In another life, in another time, perhaps Horace would've been a lawman protecting a community that he loved. Or perhaps he would've been a soldier, fighting for his homeland against the aggressors. He could've taken up a flag, made it his own, and put in every ounce of his soul to protect it. God knows he tried many times - so many times - to find a place to call home. But the Wastes' unforgiving nature made this impossible, and nothing more than a dream.
Born in the desolate town of New Caliente, tucked away somewhere halfway between New Reno and Vegas, he could've lived a simple life. He could've taken up the trade of his father, a simple tinkerer, and lived out his days in obscurity and in ignominy. It would've been a pleasant life, if a bit boring. It would've, if God did not turn against the town and blight Horace's life with constant struggle. For at the young age of twelve, the entire town was descended upon by raiders. They spared little, and destroyed so much. A once thriving community, an oasis in the desert, was ransacked and left for ruin. Horace's family, his entire clan, were butchered before his eyes as he hid in a barrel.
Some days, dark days, he wishes he would've died with them. A part of him died that day anyway.
With his only home in flames, the young boy left and wandered the desert north, towards New Reno. He was picked up by a caravan on its way to New Caliente, and they brought him back with them to the Biggest Little City in the World. One of the drivers, the eldest of the group by far by the name of Boyce, took him in and raised him as best he could in his old age. He brought him along the Brahmin trails and the caravan routes stretching from New Canaan to Vault City, and soon became an indispensable figure on the long routes. He was quick shot, easily handling a repeater, and soon earned his keep.
But it wasn't meant to last.
Returning from the Long Haul to New Canaan, they found that the caravan company had been bought out and liquidated by the Crimson Caravan, another victim of the Californians. Forced out of a job, and quickly afterwards out of his home, Horace took up his rifle and what little belongings he could carry and ventured out into the Wastes. He traveled a little bit, until he stumbled upon a Desert Ranger outpost. Welcomed in initially as a simple refugee after telling the story of New Caliente, he quickly made himself useful and joined up with the Rangers as they patrolled the stretch of highway leading from New Reno to New Vegas.
And so he lived the life of a Ranger, protecting the roving caravans and laying down law to the towns along the Stretch. One of these towns, Goldfield - in the shade of Montezuma's Peak, became his regular spot. He grew to love it, to nurture it, and to care for it. Horace even found a lady, and began a courtship that would lead to ruin. He fell in love with this Latin beauty, by the name Eunice, and set out to make her his. But she had been pledged to another, a brutal Brahmin driver, who did not take kindly to the Ranger consorting with his betrothed.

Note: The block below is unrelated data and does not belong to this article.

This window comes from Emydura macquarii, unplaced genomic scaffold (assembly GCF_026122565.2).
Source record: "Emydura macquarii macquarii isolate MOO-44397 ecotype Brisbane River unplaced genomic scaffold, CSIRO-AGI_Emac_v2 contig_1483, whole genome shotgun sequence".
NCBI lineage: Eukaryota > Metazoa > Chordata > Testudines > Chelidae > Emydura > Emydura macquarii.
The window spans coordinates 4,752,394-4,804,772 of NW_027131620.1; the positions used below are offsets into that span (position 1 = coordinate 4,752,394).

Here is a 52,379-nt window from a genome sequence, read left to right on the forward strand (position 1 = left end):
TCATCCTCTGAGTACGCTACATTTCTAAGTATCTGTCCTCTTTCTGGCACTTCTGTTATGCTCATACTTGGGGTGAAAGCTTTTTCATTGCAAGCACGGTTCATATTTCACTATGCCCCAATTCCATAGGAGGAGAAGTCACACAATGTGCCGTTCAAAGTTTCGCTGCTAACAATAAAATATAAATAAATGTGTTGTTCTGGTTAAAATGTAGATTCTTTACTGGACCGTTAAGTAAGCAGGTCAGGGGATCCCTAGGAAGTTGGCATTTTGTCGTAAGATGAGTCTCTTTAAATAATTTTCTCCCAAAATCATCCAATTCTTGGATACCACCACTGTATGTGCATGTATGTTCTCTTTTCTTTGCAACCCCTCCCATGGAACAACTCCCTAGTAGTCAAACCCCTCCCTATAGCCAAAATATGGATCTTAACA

The two settled their dispute with a challenge: a duel. And Horace's draw was quicker than the Brahmin driver's. As he lay dying on the ground just outside of town, the Ranger hopped on his horse and rode away, the screams of Eunice cursing him to a life of ruin echoing into his ears.
He drifted about the Ranger outposts in relative obscurity until, in 2271, the Rangers merged with the NCR's. This was unacceptable to Horace, who soon left the Rangers behind and set off into the desert. The only thing that kept his life secure, the only thing that made sense, had been ripped from him. He felt insulted, betrayed, and angry. The roads that he followed all led to Vegas, and he soon found himself in Westside.
There, he was able to kick his feet up a little bit. These people, they didn't know his past. He could rewrite himself, and so he did. He pretended to be a lawman, roving the Wastes in search of ending injustice. And the people believed him! And they took him in, putting him in with their militia, which was tasked with repelling the Fiend gangs that roved outside the walls. Horace took joy - immense and immeasurable pleasure - in killing them. He imagined that each of them were those raiders who, nearly thirty years before, had killed his family. He ended their lives slowly, making sure they felt the pain that he did.
When the Second Battle of Hoover Dam came, and all of the chaos that followed, Horace soon rose to be the unofficial sheriff of Westside. They repelled roving gangs of raiders and pillagers in the chaos directly following the NCR Evacuation, and managed to restore law to that part of Vegas. But it wasn't to last. Soon, bounty hunters from Goldfield came to Westside in search of the fugitive Ranger, who proceeded to shoot them dead. He left that night, heading off towards the south in search of a quiet town where he could retire, or at least kill himself in peace.
As he readied himself to leave Vegas, he read the news of the Courier, the Leader of the Free State, calling on volunteers to head East. And with little other option in his tank, he took it. There was no other choice, and besides, he doubted that bounty hunters would cross into the wild lands of the East to come and find it. The caps weren't worth it.